Tuesday, April 19, 2016

5 Things to Remember About Adverse Possession

Adverse possession is one of those topics that seems to pop up quite a lot on the MBE. There are many different angles to test, and if you work through enough practice questions, you'll see them all. Here are five points that I'd remember on this topic as you prepare for the exam:

(1): Assume that co-tenants own property. Possession by one co-tenant is usually not adverse to his/her co tenants because each co-tenant has the right to possess all of the property. And because the requirement for hostile possession will therefore not be satisfied, a co-tenant will generally not gain ownership rights to another co-tenant's property through adverse possession.

(2): Assume now that y has ownership in real property but the ownership rights amount to a future interest in the property. If x attempts to adversely possess that property, the statute of limitations will not begin to run against y until y's future interest becomes a present possessory estate.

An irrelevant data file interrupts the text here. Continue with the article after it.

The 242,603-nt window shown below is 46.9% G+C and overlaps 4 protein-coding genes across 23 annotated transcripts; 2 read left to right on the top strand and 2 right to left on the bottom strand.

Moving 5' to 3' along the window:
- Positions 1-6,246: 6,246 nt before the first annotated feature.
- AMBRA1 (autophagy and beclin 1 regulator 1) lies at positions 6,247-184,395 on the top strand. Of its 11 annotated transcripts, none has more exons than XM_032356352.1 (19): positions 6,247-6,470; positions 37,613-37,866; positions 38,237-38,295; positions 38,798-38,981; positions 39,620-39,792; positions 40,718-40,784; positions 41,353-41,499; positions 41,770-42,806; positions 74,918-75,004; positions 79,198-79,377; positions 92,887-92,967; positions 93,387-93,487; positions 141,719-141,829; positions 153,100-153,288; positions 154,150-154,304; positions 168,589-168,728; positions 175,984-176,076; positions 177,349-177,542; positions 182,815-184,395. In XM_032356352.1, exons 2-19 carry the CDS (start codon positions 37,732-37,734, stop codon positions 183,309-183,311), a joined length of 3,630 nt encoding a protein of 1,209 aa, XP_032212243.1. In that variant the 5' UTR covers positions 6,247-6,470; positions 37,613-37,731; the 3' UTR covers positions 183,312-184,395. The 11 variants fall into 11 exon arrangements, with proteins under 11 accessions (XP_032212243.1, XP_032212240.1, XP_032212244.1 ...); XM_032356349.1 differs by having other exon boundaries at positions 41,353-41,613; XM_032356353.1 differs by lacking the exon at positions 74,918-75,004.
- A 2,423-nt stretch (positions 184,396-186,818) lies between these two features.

(3): What if an adverse possessor uses the land in violation of a restrictive covenant in the owner's deed. In such an instance, the adverse possessor takes the property free of the restriction (kind of counter-intuitive so worth noting).

(4): Title to government-owned land and land registered under a Torrens system cannot be acquired by adverse possession.

(5): The statute of limitations triggered by adverse possession will not begin to run if the true owner of the property was under some disability to sue when the cause of action first accrued (when the adverse possessor first took possession). The only disability that is relevant here is the disability of the owner of the property, and that disability must exist at the time that the cause of action arose.

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